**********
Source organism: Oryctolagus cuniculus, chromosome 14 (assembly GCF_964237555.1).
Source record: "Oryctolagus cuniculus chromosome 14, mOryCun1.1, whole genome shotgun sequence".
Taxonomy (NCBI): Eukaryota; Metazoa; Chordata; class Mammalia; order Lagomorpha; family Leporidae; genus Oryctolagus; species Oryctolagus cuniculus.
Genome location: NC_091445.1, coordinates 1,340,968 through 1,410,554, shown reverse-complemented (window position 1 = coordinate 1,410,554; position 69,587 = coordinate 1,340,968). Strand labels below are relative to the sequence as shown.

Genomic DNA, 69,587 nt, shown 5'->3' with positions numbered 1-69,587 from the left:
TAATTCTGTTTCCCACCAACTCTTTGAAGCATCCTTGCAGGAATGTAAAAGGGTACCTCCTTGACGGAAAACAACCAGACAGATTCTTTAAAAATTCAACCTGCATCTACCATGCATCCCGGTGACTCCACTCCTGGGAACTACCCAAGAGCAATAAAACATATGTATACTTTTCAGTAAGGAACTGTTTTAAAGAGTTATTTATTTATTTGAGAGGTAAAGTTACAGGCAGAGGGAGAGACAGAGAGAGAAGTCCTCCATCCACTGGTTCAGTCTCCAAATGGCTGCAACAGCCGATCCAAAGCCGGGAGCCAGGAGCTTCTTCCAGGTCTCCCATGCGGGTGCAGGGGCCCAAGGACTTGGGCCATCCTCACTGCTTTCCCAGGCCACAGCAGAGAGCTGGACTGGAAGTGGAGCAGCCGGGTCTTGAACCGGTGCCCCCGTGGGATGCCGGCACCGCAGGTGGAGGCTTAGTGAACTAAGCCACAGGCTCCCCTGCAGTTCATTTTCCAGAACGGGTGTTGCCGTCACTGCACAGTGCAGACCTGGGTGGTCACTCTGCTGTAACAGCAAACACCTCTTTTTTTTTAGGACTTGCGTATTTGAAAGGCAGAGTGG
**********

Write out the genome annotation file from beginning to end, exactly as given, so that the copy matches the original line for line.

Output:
Source organism: Oryctolagus cuniculus, chromosome 14 (assembly GCF_964237555.1).
Source record: "Oryctolagus cuniculus chromosome 14, mOryCun1.1, whole genome shotgun sequence".
Taxonomy (NCBI): Eukaryota; Metazoa; Chordata; class Mammalia; order Lagomorpha; family Leporidae; genus Oryctolagus; species Oryctolagus cuniculus.
Genome location: NC_091445.1, coordinates 1,340,968 through 1,410,554, shown reverse-complemented (window position 1 = coordinate 1,410,554; position 69,587 = coordinate 1,340,968). Strand labels below are relative to the sequence as shown.

Genomic DNA, 69,587 nt, shown 5'->3' with positions numbered 1-69,587 from the left:
TAATTCTGTTTCCCACCAACTCTTTGAAGCATCCTTGCAGGAATGTAAAAGGGTACCTCCTTGACGGAAAACAACCAGACAGATTCTTTAAAAATTCAACCTGCATCTACCATGCATCCCGGTGACTCCACTCCTGGGAACTACCCAAGAGCAATAAAACATATGTATACTTTTCAGTAAGGAACTGTTTTAAAGAGTTATTTATTTATTTGAGAGGTAAAGTTACAGGCAGAGGGAGAGACAGAGAGAGAAGTCCTCCATCCACTGGTTCAGTCTCCAAATGGCTGCAACAGCCGATCCAAAGCCGGGAGCCAGGAGCTTCTTCCAGGTCTCCCATGCGGGTGCAGGGGCCCAAGGACTTGGGCCATCCTCACTGCTTTCCCAGGCCACAGCAGAGAGCTGGACTGGAAGTGGAGCAGCCGGGTCTTGAACCGGTGCCCCCGTGGGATGCCGGCACCGCAGGTGGAGGCTTAGTGAACTAAGCCACAGGCTCCCCTGCAGTTCATTTTCCAGAACGGGTGTTGCCGTCACTGCACAGTGCAGACCTGGGTGGTCACTCTGCTGTAACAGCAAACACCTCTTTTTTTTTAGGACTTGCGTATTTGAAAGGCAGAGTGG